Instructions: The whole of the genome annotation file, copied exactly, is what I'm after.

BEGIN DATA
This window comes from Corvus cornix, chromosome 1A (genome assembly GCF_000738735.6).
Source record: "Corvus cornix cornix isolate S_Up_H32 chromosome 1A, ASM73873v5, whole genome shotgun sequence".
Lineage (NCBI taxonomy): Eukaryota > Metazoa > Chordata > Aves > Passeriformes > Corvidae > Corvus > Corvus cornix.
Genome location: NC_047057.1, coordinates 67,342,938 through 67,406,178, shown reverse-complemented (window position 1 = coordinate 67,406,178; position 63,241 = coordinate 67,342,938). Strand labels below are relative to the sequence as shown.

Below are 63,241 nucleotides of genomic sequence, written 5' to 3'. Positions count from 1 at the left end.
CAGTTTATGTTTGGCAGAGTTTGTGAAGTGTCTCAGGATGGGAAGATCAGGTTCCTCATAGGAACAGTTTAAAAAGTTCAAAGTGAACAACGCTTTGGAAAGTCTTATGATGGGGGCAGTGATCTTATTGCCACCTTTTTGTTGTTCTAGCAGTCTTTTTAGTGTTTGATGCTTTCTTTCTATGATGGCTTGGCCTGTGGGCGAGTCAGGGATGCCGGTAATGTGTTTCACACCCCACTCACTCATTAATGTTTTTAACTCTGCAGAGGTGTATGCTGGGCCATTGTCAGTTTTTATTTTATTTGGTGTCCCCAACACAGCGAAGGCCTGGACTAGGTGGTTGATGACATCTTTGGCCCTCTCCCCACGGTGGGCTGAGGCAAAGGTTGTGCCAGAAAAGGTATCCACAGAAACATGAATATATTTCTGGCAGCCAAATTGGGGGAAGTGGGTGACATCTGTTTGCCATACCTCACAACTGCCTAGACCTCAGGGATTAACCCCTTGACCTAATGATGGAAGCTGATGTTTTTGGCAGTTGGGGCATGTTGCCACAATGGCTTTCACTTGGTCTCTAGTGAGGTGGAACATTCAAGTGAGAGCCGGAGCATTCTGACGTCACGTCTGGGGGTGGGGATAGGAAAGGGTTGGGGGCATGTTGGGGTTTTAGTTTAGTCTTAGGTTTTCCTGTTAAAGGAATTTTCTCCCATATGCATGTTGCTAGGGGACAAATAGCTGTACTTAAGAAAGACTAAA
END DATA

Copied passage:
This window comes from Corvus cornix, chromosome 1A (genome assembly GCF_000738735.6).
Source record: "Corvus cornix cornix isolate S_Up_H32 chromosome 1A, ASM73873v5, whole genome shotgun sequence".
Lineage (NCBI taxonomy): Eukaryota > Metazoa > Chordata > Aves > Passeriformes > Corvidae > Corvus > Corvus cornix.
Genome location: NC_047057.1, coordinates 67,342,938 through 67,406,178, shown reverse-complemented (window position 1 = coordinate 67,406,178; position 63,241 = coordinate 67,342,938). Strand labels below are relative to the sequence as shown.

Below are 63,241 nucleotides of genomic sequence, written 5' to 3'. Positions count from 1 at the left end.
CAGTTTATGTTTGGCAGAGTTTGTGAAGTGTCTCAGGATGGGAAGATCAGGTTCCTCATAGGAACAGTTTAAAAAGTTCAAAGTGAACAACGCTTTGGAAAGTCTTATGATGGGGGCAGTGATCTTATTGCCACCTTTTTGTTGTTCTAGCAGTCTTTTTAGTGTTTGATGCTTTCTTTCTATGATGGCTTGGCCTGTGGGCGAGTCAGGGATGCCGGTAATGTGTTTCACACCCCACTCACTCATTAATGTTTTTAACTCTGCAGAGGTGTATGCTGGGCCATTGTCAGTTTTTATTTTATTTGGTGTCCCCAACACAGCGAAGGCCTGGACTAGGTGGTTGATGACATCTTTGGCCCTCTCCCCACGGTGGGCTGAGGCAAAGGTTGTGCCAGAAAAGGTATCCACAGAAACATGAATATATTTCTGGCAGCCAAATTGGGGGAAGTGGGTGACATCTGTTTGCCATACCTCACAACTGCCTAGACCTCAGGGATTAACCCCTTGACCTAATGATGGAAGCTGATGTTTTTGGCAGTTGGGGCATGTTGCCACAATGGCTTTCACTTGGTCTCTAGTGAGGTGGAACATTCAAGTGAGAGCCGGAGCATTCTGACGTCACGTCTGGGGGTGGGGATAGGAAAGGGTTGGGGGCATGTTGGGGTTTTAGTTTAGTCTTAGGTTTTCCTGTTAAAGGAATTTTCTCCCATATGCATGTTGCTAGGGGACAAATAGCTGTACTTAAGAAAGACTAAA